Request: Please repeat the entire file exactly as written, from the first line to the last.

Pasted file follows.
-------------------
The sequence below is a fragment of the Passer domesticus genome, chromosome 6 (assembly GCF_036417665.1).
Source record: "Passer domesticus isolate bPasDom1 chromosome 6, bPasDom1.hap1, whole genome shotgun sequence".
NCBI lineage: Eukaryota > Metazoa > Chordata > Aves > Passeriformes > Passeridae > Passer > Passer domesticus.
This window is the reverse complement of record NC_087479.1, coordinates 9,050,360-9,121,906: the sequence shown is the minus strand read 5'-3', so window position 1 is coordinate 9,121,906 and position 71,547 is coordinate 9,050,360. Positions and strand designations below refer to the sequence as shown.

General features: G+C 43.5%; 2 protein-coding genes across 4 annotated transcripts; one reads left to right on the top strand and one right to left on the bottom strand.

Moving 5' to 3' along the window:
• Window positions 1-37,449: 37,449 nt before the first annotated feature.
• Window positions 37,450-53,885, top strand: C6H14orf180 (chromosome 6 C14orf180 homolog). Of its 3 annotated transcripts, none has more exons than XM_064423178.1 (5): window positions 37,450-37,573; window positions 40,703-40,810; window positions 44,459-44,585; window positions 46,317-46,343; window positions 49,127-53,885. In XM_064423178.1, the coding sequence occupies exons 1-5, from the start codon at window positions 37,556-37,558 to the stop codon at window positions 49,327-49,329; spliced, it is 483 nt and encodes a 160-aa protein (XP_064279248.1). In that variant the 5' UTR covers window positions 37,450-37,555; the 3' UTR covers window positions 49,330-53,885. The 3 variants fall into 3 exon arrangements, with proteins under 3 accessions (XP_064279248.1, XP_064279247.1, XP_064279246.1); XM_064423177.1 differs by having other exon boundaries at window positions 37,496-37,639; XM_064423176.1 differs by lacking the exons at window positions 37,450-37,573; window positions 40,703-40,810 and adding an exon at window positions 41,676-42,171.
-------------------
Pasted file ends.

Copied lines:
The sequence below is a fragment of the Passer domesticus genome, chromosome 6 (assembly GCF_036417665.1).
Source record: "Passer domesticus isolate bPasDom1 chromosome 6, bPasDom1.hap1, whole genome shotgun sequence".
NCBI lineage: Eukaryota > Metazoa > Chordata > Aves > Passeriformes > Passeridae > Passer > Passer domesticus.
This window is the reverse complement of record NC_087479.1, coordinates 9,050,360-9,121,906: the sequence shown is the minus strand read 5'-3', so window position 1 is coordinate 9,121,906 and position 71,547 is coordinate 9,050,360. Positions and strand designations below refer to the sequence as shown.

General features: G+C 43.5%; 2 protein-coding genes across 4 annotated transcripts; one reads left to right on the top strand and one right to left on the bottom strand.

Moving 5' to 3' along the window:
• Window positions 1-37,449: 37,449 nt before the first annotated feature.
• Window positions 37,450-53,885, top strand: C6H14orf180 (chromosome 6 C14orf180 homolog). Of its 3 annotated transcripts, none has more exons than XM_064423178.1 (5): window positions 37,450-37,573; window positions 40,703-40,810; window positions 44,459-44,585; window positions 46,317-46,343; window positions 49,127-53,885. In XM_064423178.1, the coding sequence occupies exons 1-5, from the start codon at window positions 37,556-37,558 to the stop codon at window positions 49,327-49,329; spliced, it is 483 nt and encodes a 160-aa protein (XP_064279248.1). In that variant the 5' UTR covers window positions 37,450-37,555; the 3' UTR covers window positions 49,330-53,885. The 3 variants fall into 3 exon arrangements, with proteins under 3 accessions (XP_064279248.1, XP_064279247.1, XP_064279246.1); XM_064423177.1 differs by having other exon boundaries at window positions 37,496-37,639; XM_064423176.1 differs by lacking the exons at window positions 37,450-37,573; window positions 40,703-40,810 and adding an exon at window positions 41,676-42,171.